Monday, May 25, 2015


Truth and plausibility have an intriguing and sometimes contentious conversation when they are applied to story.  They remind you of neighbors in an apartment complex, arguing with increased passion about the need for truth.

You are aware to the point of amusement how often beginning writers like to insist, "But it really happened that way," because of your own conviction that whether a thing happened or not in reality, its validity needs plausibility for it to be accepted. Truth in story cannot stand on its own; it needs to be made to radiate an inner and outer sense of possibility.

 Your own conviction recognizes how a plausible thing might not be true at all, even though it carries the portfolio of potential.  A thing can be made to appear true through the simple expedient of one or more characters believing it.  But appearances are open to question.

Is it plausible for Macbeth to give serious import to the prophesies of the three witches he meets early on?  Would a grown man of his stature pay heed to such conjecture?  And yet, some of this conjecture is borne out and is given subsequent nourishment by Macbeth's own inner monster of ambition, stretching its limbs and beginning to nod its head, Yes, yes, I can do this.

Through the behavior of characters and the manipulation of detail, a plausible thing can take on a stature of possibility, suggesting a truth in Reality that it does not have.  By comparing it with demonstrable truths, i.e. The sun will rise tomorrow at X a.m., the tide will wax or wane at these times, the sun will set at X p.m., a vessel of water at sea level, heated to the temperature of 100 Celsius degrees or 212 Fahrenheit degrees will boil, the plausible is buried in demonstrable facts and will have a better chance of being judged truthful.  

At least three generations of science fiction writers have used such techniques as these to make a plausible proposition, such as life on Mars, or space colonization, or sophisticated life forms on a level with humans seem real to the point where the reader accepts the leap in truth.  The reader's tendency to disbelieve is suspended, the plausible is accepted as actual.

In other categories of fiction, which itself implies the use of plausibility to suggest a framework that may be considered a truthful rendition, magic is presented as plausible in fantasy, historical eras are drawn from a combination of fact and imagination, then presented as fact, and an entire concept of invented reality, the Alternate Universe, blossoms forth as a truthful simulacrum.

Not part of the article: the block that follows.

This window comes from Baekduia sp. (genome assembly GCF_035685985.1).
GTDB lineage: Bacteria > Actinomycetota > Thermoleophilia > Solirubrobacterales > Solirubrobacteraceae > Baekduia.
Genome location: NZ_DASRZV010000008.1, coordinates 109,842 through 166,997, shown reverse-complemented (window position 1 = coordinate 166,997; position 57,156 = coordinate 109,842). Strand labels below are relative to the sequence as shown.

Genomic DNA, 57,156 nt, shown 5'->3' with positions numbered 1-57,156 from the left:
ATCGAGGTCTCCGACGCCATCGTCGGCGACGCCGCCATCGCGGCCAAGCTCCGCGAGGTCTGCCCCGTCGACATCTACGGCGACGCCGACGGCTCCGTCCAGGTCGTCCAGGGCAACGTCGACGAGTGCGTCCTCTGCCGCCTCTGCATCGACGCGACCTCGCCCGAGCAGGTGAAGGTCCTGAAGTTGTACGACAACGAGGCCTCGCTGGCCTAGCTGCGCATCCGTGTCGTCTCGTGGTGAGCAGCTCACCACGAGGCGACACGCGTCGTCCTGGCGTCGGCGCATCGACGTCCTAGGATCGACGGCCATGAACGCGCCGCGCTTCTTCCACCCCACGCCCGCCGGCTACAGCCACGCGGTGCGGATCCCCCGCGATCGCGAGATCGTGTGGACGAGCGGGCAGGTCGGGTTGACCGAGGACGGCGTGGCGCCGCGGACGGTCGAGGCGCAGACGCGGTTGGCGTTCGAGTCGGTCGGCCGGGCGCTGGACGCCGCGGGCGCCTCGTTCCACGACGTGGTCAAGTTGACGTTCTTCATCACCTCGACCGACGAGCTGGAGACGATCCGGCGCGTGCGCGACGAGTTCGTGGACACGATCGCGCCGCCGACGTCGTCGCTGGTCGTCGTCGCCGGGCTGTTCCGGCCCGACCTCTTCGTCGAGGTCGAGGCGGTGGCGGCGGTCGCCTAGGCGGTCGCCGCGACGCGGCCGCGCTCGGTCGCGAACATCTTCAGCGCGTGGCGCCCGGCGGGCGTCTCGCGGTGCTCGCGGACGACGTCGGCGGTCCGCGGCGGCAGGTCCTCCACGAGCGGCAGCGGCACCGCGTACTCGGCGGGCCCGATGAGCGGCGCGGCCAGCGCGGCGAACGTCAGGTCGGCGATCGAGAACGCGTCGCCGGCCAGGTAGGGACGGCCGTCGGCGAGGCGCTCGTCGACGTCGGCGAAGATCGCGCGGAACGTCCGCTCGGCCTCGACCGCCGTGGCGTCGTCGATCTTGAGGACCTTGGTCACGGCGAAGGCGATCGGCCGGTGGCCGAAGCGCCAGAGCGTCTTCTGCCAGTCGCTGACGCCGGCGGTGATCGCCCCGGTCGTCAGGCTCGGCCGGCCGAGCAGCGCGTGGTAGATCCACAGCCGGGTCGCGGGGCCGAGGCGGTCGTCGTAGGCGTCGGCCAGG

In recent weeks a number of citizens of the sovereign State of Texas, including some of their own elected officials and elected officials from other sovereign states have embraced a series of related details as a plausible scenario in which a  highly unlikely conspiracy will be played out.  In that scenario, a state of martial law will be declared, Federal forces will occupy the State of Texas, and as if that were not enough, when the incumbent President of the United States' term of office expires in February of 2016, martial law will be extended and the incumbent will somehow seize continued power to remain in office.

A significant number of adults believe this to the point where the State of Texas National Guard was put on alert in the face of assurances from various Federal agencies that this scenario was not true, nor was it plausible.  And yet, in the minds of a number of adult Texans, this scenario still extends beyond conjecture, beyond plausibility, and into the realm of truth.

You use plausibility as a tool, attempting to create characters who are accepted as viable, functional person.  These individuals engage moral and emotional problems made to seem real by pushing these characters to the limits and boundaries of the artificial circumstances you have created for them.  At this point, you devise even more extreme circumstances before pushing these inventions over the invented edge so that you may observe their responses.

People have been accepting the manufactured worlds of story since long before printed language, in effect ingesting legend and history as forms of plausible narrative.  The Iliad or Homeric account of the Trojan war was a plausible narrative.  So were the historical narratives of Hesiod and Herodotus, both plausible representations of actual behavior, or "things that really happened."

Only today, you received a letter from a reader of one of your recent books, finding it wonderful except in a place where it was not plausible, and asking you to explain, which meant for the writer of the letter that what you wrote believing it to be true was not plausible without explanation to him.

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